Childhood Immunizations

By Diane Lamm, RN, BSN

There’s a lot of buzz about the topic of childhood immunizations lately. Some say vaccines cause autism and other illnesses. Others say it’s irresponsible to not vaccinate your children. As a nurse, you may find people coming to you for answers, so you ought to be prepared with some answers.

First of all, we need to make clear that there is not a doctrinal point of view on this topic. A person’s faith and status as a child of God does not depend on whether or not they choose to vaccinate their children.

As nurses, our opinions should be based on science. What does the research say about the safety of vaccines? We do know that the Centers for Disease Control (CDC) and Food and Drug Administration (FDA) monitor and research vaccines on a regular basis. In fact their Vaccine Safety Datalink (VSD) has information on more than 21 million individuals who have collectively received over 134 million vaccine doses (McNeil et al, 2014). Their research has helped to develop the best schedule for vaccine administration, determined populations that are at risk for side effects, and confirmed the safety of vaccines through post-marketing clinical trials.

One of the most common vaccine issues in the news lately has been the link of the Measles, Mumps, Rubella (MMR) vaccine to autism. Where did that idea come from? There was a study done in England back in 1998. The doctor studied 12 children. Think of that – 12 children out of the millions that get the MMR vaccine. No one was ever able to reproduce his results and he has since had his medical license taken away for fraud – it turned out that he was trying to sell a single component vaccine and was in line to make millions if he could convince people that the MMR vaccine was unsafe. While his original findings got a lot of publicity and altered the rates of vaccination, the debunking of his study did not.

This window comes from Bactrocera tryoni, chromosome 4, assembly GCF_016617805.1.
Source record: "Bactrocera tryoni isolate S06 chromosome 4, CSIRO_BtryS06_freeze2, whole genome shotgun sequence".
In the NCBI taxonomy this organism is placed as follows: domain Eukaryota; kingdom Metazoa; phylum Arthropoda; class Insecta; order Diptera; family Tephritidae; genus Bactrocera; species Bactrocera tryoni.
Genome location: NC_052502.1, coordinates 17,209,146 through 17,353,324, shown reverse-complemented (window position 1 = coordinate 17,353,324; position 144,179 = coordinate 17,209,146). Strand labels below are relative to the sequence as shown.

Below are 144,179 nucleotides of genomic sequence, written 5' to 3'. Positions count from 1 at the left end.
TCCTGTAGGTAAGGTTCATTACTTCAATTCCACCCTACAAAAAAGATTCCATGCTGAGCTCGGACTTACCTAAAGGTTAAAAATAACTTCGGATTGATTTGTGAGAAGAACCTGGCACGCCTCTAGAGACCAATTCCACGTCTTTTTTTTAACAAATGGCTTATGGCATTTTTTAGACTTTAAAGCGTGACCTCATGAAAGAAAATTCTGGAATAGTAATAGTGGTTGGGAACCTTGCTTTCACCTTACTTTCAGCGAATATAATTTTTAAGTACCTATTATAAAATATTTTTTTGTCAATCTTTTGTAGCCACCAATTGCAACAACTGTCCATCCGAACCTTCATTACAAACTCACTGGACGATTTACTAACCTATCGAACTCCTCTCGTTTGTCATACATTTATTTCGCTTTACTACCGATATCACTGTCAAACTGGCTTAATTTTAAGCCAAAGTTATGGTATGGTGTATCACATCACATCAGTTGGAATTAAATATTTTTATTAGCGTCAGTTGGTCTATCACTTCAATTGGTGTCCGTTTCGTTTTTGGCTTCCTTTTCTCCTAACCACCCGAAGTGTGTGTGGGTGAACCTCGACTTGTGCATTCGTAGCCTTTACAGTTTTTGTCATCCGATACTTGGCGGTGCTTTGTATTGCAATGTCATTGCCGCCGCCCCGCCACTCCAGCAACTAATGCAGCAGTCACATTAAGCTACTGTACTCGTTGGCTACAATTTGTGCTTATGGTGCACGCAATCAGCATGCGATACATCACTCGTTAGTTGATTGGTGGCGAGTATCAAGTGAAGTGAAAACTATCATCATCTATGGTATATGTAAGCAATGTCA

As nurses, how can we communicate this issue to parents who come to us for advice? One way is to explain the theory of cause and effect. Just because B follows A, it cannot be assumed that A caused B. Autism spectral disorder is usually discovered at about 15-18 months of age – this is because that is when language delays are typically noticed. The MMR vaccine is given between 12-15 months of age. Does one cause the other? So far, science has not been able to prove that.

As stated above, there are side effects from vaccines and there are certain populations that should not receive certain vaccines. It is important to know these things so that we protect and educate our patients. If a person has had a serious side effect to a previous vaccine, that person should not get a second dose. Hopefully, if others have been immunized against that disease, the person will be protected through “herd immunity.” Herd immunity means that if enough of the population is immunized against a certain disease, it is less likely to spread to those who couldn’t get immunized – children and adults with cancer, those who are immunocompromised, or those who are not yet old enough to receive the vaccine.

So, take some time to make sure you know the facts about immunizations and be prepared to share your knowledge, accepting that the person you are educating has the right to make their own decision.

McNeil, M. M., Gee, J., Weintraub, E. S., Belongia, E. A., Lee, G. M., Glanz, J. M., . . . DeStefano, F. (2014). The vaccine safety datalink: Successes and challenges monitoring vaccine safety. Vaccine, 32(42), 5390-8. doi: /10.1016/j.vaccine.2014.07.073


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